Tracey Harrington


2015 City Council Candidate Questionnaire: Tracey Harrington

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Thursday February 19, 2015

Tracey Harrington
3 Year Term

Education: B.S. in Computer Information Systems, Castleton State College

Occupation: Assistant IT Manager, Vermont Department of Corrections

Years as SB resident: 11 years

1. What skills uniquely qualify you for the position of city councilor?

I routinely assess situations by viewing them from different perspectives in order to communicate and collaborate with all involved. I focus on long term consequences of decision-making and how to anticipate and mitigate any unintended consequences.  Being a single homeowner, I succeed at budgeting and controlling costs - I have held at least a part-time job since I was 14 years old and held multiple part-time jobs during college to pay for my tuition. I ring handbells in my church and this takes concentration, collaboration, and listening to those around you. 

2.What do you feel is the single most pressing concern for the city, and what solutions/actions would you propose? 

The Chamberlin/airport neighborhood’s future planning is the single most pressing concern.  I strongly believe in revitalizing and healing the neighborhood while, at the same time, I am mindful of the importance of the airport to the city, region, and state.  I do not have a specific position to put forward.  I will work diligently and collaboratively on the Chamberlin-Airport Neighborhood Planning Committee to which I have been appointed.  However, the fact that the city has but one position on the five-member Airport Commission contributes to the challenge inherent in this relationship.

3. What do you believe is the right balance and rate of residential and business/commercial/retail growth?  What is the councilor’s role in determining and achieving this balance?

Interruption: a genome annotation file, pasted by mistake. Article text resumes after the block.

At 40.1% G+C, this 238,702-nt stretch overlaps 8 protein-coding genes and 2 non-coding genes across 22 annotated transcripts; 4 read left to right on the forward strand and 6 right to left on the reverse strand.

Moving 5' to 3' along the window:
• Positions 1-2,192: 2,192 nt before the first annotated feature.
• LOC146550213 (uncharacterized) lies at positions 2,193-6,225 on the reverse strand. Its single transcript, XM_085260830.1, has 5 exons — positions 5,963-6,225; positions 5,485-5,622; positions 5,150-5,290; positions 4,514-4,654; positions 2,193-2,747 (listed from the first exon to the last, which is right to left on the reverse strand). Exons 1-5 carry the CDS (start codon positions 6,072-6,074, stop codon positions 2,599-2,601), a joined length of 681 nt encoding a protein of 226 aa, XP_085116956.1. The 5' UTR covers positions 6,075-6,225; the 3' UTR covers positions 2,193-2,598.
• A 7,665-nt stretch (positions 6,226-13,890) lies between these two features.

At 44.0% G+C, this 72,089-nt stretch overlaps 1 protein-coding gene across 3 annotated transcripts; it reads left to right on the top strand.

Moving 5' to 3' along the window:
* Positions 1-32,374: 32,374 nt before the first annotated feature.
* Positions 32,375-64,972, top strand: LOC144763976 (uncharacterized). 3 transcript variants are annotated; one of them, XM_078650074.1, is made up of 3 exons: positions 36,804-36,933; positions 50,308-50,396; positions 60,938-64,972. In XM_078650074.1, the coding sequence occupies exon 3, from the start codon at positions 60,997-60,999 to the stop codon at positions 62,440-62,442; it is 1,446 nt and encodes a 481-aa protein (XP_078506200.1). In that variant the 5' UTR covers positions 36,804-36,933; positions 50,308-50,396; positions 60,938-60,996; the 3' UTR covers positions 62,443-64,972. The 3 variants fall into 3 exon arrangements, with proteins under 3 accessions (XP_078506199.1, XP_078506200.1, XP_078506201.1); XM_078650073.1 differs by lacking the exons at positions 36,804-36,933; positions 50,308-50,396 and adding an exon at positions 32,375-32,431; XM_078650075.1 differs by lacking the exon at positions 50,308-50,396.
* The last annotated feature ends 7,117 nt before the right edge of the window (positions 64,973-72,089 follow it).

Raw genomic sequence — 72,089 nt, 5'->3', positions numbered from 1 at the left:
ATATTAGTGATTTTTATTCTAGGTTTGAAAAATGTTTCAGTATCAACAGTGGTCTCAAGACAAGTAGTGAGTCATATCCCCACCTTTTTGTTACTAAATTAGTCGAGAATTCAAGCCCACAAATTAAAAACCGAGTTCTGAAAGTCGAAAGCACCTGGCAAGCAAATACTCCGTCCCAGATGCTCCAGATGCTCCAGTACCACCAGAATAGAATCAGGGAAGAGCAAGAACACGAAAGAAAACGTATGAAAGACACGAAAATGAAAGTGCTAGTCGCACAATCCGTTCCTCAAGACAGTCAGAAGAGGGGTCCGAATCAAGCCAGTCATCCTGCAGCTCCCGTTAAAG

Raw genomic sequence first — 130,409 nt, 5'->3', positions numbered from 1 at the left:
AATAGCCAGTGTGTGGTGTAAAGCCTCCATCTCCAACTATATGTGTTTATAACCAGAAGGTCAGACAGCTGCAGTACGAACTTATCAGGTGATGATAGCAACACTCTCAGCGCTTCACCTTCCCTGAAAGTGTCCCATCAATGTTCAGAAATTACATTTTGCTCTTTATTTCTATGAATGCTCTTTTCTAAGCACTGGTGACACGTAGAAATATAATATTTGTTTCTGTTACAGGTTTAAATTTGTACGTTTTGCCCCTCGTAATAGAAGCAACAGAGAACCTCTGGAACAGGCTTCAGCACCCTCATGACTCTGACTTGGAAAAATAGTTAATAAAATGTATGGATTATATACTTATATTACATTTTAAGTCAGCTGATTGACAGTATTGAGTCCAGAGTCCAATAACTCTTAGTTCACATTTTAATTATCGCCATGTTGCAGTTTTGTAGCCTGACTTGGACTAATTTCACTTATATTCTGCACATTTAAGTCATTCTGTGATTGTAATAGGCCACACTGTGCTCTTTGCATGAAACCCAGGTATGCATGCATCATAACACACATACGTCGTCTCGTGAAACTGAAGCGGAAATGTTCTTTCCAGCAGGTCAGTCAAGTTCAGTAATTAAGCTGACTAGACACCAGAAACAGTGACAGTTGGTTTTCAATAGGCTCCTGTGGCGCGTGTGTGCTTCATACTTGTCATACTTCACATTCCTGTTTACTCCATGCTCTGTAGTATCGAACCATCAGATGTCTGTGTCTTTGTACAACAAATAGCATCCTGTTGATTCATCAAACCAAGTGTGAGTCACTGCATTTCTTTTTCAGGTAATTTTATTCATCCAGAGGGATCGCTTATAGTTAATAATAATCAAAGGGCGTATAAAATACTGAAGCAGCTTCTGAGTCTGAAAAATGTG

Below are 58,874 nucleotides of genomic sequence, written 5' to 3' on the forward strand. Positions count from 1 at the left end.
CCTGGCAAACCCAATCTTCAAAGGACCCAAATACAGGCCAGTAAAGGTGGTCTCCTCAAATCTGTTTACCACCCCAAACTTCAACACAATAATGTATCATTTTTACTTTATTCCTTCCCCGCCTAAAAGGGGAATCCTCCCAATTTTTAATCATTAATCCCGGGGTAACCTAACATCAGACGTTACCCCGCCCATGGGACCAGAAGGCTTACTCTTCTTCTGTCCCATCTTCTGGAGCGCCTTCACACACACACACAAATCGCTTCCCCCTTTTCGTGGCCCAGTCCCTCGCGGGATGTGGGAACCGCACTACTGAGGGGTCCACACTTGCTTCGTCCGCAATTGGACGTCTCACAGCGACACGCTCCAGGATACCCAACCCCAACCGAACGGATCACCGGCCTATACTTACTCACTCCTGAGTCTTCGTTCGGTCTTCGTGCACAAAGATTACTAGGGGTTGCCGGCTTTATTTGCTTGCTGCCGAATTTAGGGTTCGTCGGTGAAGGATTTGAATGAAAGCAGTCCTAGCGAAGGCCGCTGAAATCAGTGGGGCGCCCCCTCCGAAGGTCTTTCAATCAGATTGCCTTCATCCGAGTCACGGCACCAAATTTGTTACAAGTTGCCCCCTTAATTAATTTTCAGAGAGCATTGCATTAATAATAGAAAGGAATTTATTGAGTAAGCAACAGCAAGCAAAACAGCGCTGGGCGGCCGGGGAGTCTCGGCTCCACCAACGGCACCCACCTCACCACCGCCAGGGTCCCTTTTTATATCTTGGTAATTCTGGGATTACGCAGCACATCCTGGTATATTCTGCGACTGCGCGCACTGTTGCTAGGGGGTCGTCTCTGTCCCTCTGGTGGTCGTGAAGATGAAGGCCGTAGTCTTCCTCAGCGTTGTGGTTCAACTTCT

As a city, we need to develop economically via a smart and sustainable growth policy.  I am committed to economic growth that keeps our city thriving and vibrant while including input from our residents and business community. My grandfather used to say, “Don’t wire a house if you aren’t an electrician”. In other words, ask for the help of others who are more knowledgeable. I will learn by working collaboratively with the other councilors to formulate policies and will receive input on growth policies from the planning commission, residents, and businesses on this important topic.

I was a Girl Scout as a child and fondly remember selling Girl Scout cookies every year. This yearly sale and distribution taught me how business can support nonprofit entities while also benefitting me with entrepreneurial skills. In South Burlington, there is an important role for business growth in keeping with residential and commercial growth.

4. What are your thoughts on the city’s plans for City Center (Form Based Code, TIF District financial obligations, wastewater allocations, infrastructure).  What is your position on the Saxon Partner’s proposal to purchase Marcotte Central School for Phase 1 of its development plan to build City Center Commons?